Mount Abe eyes energy upgrades
BRISTOL — As officials in the Mount Abraham Unified School District mull the possibility of proposing a fourth bond to renovate Mount Abraham Union Middle/High School, a group of 5-Town energy committee members have come up with a proposal of their own.
It’s called “performance contracting,” and it’s touted as a no-money-down, pays-for-itself strategy for increasing energy efficiency.
“We’ve been looking at the performance contracting concept as a way to pay for improving our schools, through saving energy,” said Starksboro Energy Committee chair Richard Faesy during a May 28 presentation to the MAUSD board. “The concept is basically that we have firms that are willing to come in and take the risk that their energy improvements will generate enough savings to bring that forward and invest millions of dollars in our schools.”
Faesy cited the Vergennes-area Addison Northwest School District (ANWSD) as a successful example of the practice.
In March 2018, ANWSD voters approved a $7.63 million bond to upgrade the district’s school buildings, including:
•converting to LED lighting.
•building a 74-watt solar array.
•installing more efficient HVAC controls.
•switching from fuel oil to natural gas.
But because of projected energy savings and the retirement next year of a previous renovation bond, the new bond was not expected to increase the burden on taxpayers.
MAUSD board member Caleb Elder (Starksboro) was intrigued.
“This has the potential to be a great opportunity,” he told the Independentlast week. “We’ve heard loud and clear from the voters that cost is an issue where bonds are concerned. They need a stronger proposition than the ones we’ve given them.”
Elder said he plans to continue investigating the idea.
MAUSD Superintendent Patrick Reen was more cautious, and wondered aloud at the June 25 board meeting about the “political ramifications” of proposing a bond for energy efficiency, then turning around and asking for big money to fix up Mount Abe.
Since 2014 the school district has three times asked 5-Town voters to approve multi-million-dollar bonds to renovate the 50-year-old high school, and the voters have three times turned it down.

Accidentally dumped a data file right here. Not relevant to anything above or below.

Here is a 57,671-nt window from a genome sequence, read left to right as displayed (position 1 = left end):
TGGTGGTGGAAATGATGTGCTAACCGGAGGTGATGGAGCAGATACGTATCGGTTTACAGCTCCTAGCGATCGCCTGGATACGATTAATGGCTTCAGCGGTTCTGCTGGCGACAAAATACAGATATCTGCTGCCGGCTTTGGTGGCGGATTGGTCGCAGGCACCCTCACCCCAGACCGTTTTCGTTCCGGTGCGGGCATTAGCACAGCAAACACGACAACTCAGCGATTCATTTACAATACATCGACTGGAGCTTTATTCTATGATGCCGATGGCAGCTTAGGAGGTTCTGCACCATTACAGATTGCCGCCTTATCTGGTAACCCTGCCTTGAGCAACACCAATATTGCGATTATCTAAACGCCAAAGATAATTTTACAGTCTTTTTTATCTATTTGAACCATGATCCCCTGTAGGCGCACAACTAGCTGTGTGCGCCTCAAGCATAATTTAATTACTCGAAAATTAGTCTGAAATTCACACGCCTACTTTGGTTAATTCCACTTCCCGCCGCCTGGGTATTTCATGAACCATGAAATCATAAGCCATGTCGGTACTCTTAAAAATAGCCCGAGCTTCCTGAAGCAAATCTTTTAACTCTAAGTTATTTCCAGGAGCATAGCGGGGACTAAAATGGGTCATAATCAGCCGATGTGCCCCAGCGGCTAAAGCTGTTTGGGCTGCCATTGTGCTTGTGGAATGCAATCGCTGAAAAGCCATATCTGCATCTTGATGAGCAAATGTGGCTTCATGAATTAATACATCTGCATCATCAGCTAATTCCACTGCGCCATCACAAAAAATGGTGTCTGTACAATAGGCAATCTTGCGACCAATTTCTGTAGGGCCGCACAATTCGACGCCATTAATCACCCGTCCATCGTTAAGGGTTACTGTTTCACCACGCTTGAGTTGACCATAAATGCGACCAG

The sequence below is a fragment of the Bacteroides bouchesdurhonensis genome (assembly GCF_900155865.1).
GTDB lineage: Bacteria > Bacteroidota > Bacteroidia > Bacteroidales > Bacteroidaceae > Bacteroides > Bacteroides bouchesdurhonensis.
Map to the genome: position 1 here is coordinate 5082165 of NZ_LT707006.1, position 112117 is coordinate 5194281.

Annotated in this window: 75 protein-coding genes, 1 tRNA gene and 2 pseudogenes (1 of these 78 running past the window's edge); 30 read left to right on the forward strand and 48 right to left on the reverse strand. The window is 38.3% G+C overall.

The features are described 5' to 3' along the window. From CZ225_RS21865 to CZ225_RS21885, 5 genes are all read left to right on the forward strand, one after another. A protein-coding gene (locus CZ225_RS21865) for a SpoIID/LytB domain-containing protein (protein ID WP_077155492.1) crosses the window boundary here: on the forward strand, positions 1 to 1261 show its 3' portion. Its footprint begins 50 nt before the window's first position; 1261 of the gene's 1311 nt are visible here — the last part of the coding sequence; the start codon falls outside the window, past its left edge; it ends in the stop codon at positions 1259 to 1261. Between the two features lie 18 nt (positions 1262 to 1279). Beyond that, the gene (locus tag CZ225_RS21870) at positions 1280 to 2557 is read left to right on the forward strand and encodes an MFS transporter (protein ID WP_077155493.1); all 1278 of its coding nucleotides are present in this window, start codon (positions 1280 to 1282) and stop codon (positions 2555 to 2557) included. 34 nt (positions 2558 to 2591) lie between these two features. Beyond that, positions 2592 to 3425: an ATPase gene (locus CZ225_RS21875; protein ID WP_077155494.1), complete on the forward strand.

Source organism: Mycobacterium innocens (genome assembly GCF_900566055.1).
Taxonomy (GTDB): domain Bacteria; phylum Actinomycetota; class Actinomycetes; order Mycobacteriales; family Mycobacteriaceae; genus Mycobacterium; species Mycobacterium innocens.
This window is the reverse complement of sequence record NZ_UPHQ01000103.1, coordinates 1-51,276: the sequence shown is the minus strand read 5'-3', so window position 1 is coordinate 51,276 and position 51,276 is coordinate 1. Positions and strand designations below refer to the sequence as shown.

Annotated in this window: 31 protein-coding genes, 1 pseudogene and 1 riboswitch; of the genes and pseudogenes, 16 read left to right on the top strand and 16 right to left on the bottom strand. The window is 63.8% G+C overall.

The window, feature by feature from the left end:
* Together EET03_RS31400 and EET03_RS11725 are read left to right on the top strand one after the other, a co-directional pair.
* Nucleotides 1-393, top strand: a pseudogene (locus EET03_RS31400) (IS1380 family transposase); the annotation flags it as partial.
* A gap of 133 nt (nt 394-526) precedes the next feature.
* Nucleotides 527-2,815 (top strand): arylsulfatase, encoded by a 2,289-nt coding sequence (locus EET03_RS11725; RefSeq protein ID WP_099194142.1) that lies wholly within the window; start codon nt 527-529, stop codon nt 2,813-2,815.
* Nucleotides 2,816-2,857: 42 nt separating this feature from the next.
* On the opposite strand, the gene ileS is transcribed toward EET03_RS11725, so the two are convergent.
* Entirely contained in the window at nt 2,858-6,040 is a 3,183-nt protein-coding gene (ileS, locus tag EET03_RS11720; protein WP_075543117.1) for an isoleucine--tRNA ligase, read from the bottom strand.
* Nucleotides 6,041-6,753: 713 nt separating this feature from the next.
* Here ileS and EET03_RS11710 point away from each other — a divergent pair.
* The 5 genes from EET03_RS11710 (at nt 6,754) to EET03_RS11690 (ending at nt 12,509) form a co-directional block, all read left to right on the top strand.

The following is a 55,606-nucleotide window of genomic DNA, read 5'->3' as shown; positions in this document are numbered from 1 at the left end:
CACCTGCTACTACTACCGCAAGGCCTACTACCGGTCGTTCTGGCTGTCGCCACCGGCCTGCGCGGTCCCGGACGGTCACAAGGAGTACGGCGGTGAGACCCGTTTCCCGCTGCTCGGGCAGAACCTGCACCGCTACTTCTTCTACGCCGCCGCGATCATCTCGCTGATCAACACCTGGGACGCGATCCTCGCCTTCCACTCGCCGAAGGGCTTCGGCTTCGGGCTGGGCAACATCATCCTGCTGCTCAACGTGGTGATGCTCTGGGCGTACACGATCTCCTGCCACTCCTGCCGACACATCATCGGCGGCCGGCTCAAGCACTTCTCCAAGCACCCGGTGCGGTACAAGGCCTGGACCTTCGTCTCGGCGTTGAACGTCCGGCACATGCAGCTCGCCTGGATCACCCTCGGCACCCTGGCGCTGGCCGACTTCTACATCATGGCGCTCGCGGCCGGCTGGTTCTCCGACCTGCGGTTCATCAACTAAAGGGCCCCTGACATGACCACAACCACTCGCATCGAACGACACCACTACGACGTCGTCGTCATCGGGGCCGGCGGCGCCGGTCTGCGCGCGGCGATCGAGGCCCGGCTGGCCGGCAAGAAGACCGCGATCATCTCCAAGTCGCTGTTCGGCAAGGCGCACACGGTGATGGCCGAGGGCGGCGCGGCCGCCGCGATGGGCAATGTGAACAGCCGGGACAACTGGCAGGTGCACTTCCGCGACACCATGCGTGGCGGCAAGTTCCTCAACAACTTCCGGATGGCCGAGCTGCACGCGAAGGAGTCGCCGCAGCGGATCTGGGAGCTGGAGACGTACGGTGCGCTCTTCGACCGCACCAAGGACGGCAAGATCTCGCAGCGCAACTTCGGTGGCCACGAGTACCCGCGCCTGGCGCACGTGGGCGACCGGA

“While I still have some questions about performance contracting I am not at all opposed to exploring the idea,” Reen told the Independentin an email. “For me the concern is pursuing energy efficiency as a stand alone pursuit outside of the larger context of our facilities needs. It seems clear to me conversations about the larger facilities context will begin in the 2019–20 school year, with an emphasis on community engagement. As these conversations evolve into action I think performance contracting should certainly be considered.”
Some key issues make it difficult to draw comparisons between Bristol-area schools with the Vergennes-area schools, however. Chief among them is access to natural gas service.
Switching from fuel oil to gas has resulted in the greatest portion of the ANWSD’s energy savings, said ANWSD Facilities Director Ken Sullivan.
Bristol, on the other hand, lacks gas service, and does not expect to have it anytime soon, if at all.
This past March, the Bristol selectboard, which was a co-defendant in a lawsuit aimed at blocking the construction of a gas distribution pipeline, withdrew from a license agreement it had signed with Vermont Gas Systems the year before.
Still, Sullivan said, electricity-only upgrades might make sense for MAUSD.
“Over the past year our four (ANWSD) schools combined have saved $35,000 in electricity costs, just from the conversion to LED lights and adding new HVAC controls,” he said.
The big question for Sullivan is how much infrastructure at Mount Abe would need upgrading before a project like this could work.
“When there’s a lot of stuff needing fixing, the risk is that the principal ends up covering deferred maintenance costs,” he said. “It might be a hard sell.”
The Independentwas unable to reach MAUSD Facilities Director Joel FitzGerald for comment in time for this story.
Supporters of performance contracting in the 5-Towns are urging the MAUSD to invite Mike Davey of New Hampshire–based Energy Efficiency Investments (EEI), who oversaw the ANWSD project, to give a presentation.
“Schools have used this in different ways,” Davey told the Independent, citing recent EEI projects in Mill River and Bennington in Vermont and Plymouth, N.H.
In Plymouth, Davey said, the school district began by making budget-neutral HVAC and lighting upgrades, then were able the following year to approach taxpayers with a smaller bond for other work.
In Bennington, Davey pitched a number of options to a school board subcommittee as part of an overall facilities assessment. Ultimately the school district chose to incorporate performance contracting into a window-replacement project, which was paid for in part by the resulting energy savings.
Knowing what he does about MAUSD’s recent bond history, however, Davey cautioned that this would not be a “panacea” for the school district.
“It’s not a magic bullet to get a $25 million bond passed.”
Reach Christopher Ross at [email protected].
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